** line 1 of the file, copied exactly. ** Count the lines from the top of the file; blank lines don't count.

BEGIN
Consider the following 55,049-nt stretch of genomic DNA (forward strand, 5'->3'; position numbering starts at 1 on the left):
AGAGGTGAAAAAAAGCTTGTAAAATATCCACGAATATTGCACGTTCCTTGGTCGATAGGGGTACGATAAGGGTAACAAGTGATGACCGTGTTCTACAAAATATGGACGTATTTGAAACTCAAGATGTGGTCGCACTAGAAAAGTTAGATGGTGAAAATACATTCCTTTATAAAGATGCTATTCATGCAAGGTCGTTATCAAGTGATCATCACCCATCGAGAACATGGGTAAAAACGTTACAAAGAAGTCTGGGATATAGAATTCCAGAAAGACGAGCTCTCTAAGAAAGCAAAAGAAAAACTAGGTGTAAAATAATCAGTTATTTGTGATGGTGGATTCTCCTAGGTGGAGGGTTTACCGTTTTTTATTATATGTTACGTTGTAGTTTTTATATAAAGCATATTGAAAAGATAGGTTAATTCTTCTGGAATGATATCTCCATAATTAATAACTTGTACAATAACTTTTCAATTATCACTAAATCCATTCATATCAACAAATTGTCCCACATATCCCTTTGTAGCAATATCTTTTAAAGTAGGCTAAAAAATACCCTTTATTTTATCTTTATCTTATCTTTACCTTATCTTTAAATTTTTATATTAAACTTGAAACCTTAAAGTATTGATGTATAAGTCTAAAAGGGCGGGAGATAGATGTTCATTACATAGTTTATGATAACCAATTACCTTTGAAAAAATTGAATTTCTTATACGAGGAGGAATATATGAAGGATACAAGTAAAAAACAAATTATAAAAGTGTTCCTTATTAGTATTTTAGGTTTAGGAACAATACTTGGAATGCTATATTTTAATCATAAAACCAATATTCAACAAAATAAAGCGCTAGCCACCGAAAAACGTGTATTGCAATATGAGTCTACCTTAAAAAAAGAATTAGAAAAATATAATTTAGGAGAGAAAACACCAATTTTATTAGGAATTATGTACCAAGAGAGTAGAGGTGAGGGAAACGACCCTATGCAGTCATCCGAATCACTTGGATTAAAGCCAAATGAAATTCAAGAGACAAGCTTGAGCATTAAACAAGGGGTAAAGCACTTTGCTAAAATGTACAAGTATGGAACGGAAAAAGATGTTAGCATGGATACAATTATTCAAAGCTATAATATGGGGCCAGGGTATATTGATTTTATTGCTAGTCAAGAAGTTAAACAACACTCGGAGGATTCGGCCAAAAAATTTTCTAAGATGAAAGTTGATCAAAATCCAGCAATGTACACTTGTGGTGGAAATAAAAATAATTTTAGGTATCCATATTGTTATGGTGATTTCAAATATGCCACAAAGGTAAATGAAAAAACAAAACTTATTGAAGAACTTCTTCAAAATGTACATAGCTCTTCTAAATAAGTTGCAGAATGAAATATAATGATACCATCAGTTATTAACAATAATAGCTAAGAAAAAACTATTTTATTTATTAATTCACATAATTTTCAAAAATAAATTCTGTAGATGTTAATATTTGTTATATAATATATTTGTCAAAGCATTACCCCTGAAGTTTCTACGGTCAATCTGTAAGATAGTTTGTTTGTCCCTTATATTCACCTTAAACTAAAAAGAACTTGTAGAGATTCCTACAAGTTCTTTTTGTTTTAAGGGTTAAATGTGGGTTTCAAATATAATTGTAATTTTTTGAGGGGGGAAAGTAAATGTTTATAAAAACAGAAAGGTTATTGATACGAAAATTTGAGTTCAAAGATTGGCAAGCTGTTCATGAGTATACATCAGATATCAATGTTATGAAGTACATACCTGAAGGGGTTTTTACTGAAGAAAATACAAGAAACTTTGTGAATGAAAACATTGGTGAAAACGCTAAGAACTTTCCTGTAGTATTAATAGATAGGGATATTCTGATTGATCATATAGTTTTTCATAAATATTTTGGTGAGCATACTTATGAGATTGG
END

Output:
Consider the following 55,049-nt stretch of genomic DNA (forward strand, 5'->3'; position numbering starts at 1 on the left):